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Making A Splash And More Glory

Published 1 month ago
By Yeshiel Panchia
Gold Medalist Tatjana Schoenmaker of South Africa (second from right) celebrates her world record with Silver Medalist Lilly King of USA, Bronze Medalist Annie Lazor of USA, Kalene Corbett of South Africa during the 200m Breaststroke final on day seven of the swimming competition of the Tokyo 2020 Olympic Games at Tokyo Aquatics Centre on July 30, 2021 in Tokyo, Japan. (Photo by Jean Catuffe/Getty Images)

South Africa’s Tatjana Schoenmaker won gold at the Olympics in Tokyo on Friday, setting the tone for Uganda and Ethiopia following on the leader board. With more events still to unfold, there is still room for strong showings.

South Africa’s Tatjana Schoenmaker brought home the continent’s first gold medal on Friday, in the process smashing the world record for the women’s 200m breaststroke, with a finishing time of 2:18.95.

The 24-year old became the first female South African swimmer to win gold at the Tokyo 2020 Olympic Games in a quarter of a century, delivering a supreme performance to finish ahead of America’s Lilly King and Annie Lazor.

Emotional at her victory, Schoenmaker was still in the water when she saw the scoreboards indicate she had set a new world record, and shrieked with delight before being congratulated by her rivals, and earning her second medal for the games so far after having won the silver in the women’s 100m breaststroke earlier in the week.

Schoenmaker received a surprise congratulatory phone call from South African President Cyril Ramaphosa on Friday after her victory. Given the tumultuous few weeks the country has seen, the president had some supportive and unifying words for the swimmer, who was strongly celebrated back home.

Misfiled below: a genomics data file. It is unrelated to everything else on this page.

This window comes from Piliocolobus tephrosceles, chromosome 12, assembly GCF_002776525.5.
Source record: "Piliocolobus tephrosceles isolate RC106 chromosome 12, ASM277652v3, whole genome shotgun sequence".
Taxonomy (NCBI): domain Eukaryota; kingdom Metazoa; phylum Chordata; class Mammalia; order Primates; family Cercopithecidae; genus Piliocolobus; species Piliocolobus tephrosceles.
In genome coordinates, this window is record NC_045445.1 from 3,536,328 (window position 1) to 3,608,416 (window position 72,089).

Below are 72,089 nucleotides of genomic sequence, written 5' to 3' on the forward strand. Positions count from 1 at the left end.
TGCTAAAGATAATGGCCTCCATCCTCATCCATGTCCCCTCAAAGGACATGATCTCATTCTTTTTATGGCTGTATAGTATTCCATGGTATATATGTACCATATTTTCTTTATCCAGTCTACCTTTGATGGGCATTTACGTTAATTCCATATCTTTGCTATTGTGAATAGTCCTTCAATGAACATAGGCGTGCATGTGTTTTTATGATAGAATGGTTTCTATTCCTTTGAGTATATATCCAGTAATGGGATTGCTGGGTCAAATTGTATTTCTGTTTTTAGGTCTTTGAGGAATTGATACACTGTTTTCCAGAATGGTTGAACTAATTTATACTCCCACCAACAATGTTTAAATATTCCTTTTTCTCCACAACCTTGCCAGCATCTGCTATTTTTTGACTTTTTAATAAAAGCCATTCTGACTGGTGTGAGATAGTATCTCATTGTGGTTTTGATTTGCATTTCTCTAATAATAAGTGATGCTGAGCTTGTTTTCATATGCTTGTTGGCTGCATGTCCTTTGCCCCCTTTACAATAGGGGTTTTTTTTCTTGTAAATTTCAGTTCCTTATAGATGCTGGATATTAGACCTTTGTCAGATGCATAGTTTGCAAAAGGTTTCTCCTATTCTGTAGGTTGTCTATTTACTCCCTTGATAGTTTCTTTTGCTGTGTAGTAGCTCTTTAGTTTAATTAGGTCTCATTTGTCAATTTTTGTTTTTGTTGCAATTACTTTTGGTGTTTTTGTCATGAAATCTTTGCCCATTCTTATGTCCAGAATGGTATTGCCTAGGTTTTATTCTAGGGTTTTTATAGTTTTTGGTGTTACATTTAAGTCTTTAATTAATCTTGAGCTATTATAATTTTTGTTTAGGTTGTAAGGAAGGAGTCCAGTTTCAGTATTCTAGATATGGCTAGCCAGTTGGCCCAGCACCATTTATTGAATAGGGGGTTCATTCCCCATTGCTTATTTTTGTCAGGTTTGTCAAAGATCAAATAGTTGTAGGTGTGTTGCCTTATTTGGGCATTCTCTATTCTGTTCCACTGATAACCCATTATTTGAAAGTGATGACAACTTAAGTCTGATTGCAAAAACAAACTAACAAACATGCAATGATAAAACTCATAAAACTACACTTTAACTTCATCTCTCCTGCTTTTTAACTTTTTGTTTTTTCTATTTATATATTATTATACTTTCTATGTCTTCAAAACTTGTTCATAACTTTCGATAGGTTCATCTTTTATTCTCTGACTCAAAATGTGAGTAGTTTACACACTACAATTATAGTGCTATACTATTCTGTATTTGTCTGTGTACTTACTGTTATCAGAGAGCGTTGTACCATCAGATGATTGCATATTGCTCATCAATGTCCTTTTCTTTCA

TOKYO, JAPAN – JULY 30: Gold Medalist Tatjana Schoenmaker of South Africa during the medal ceremony of the 200m Breaststroke final on day seven of the swimming competition of the Tokyo 2020 Olympic Games at Tokyo Aquatics Centre on July 30, 2021 in Tokyo, Japan. (Photo by Jean Catuffe/Getty Images)


“You have lifted the country,” said Ramaphosa in a recording of the clip released by the Presidency, “Thank you so much. It was just unbelievable. You have done this for the country and for yourself and we honour you … we are really delighted to have seen this unbelievable performance.”

South Africa leads the continent’s medals at the games so far, which has seen Ethiopia’s Selemon Berega win gold for the men’s 10,000m, and Uganda’s Joshua Cheptegei set world records in three different events at the games so far. South Africa currently stands at one gold and two silver medals, Uganda with one silver and one bronze, and Ethiopia with one gold.

With many of the athletics events still to come, there is still plenty of room for the teams to bring more success and glory to their countries.

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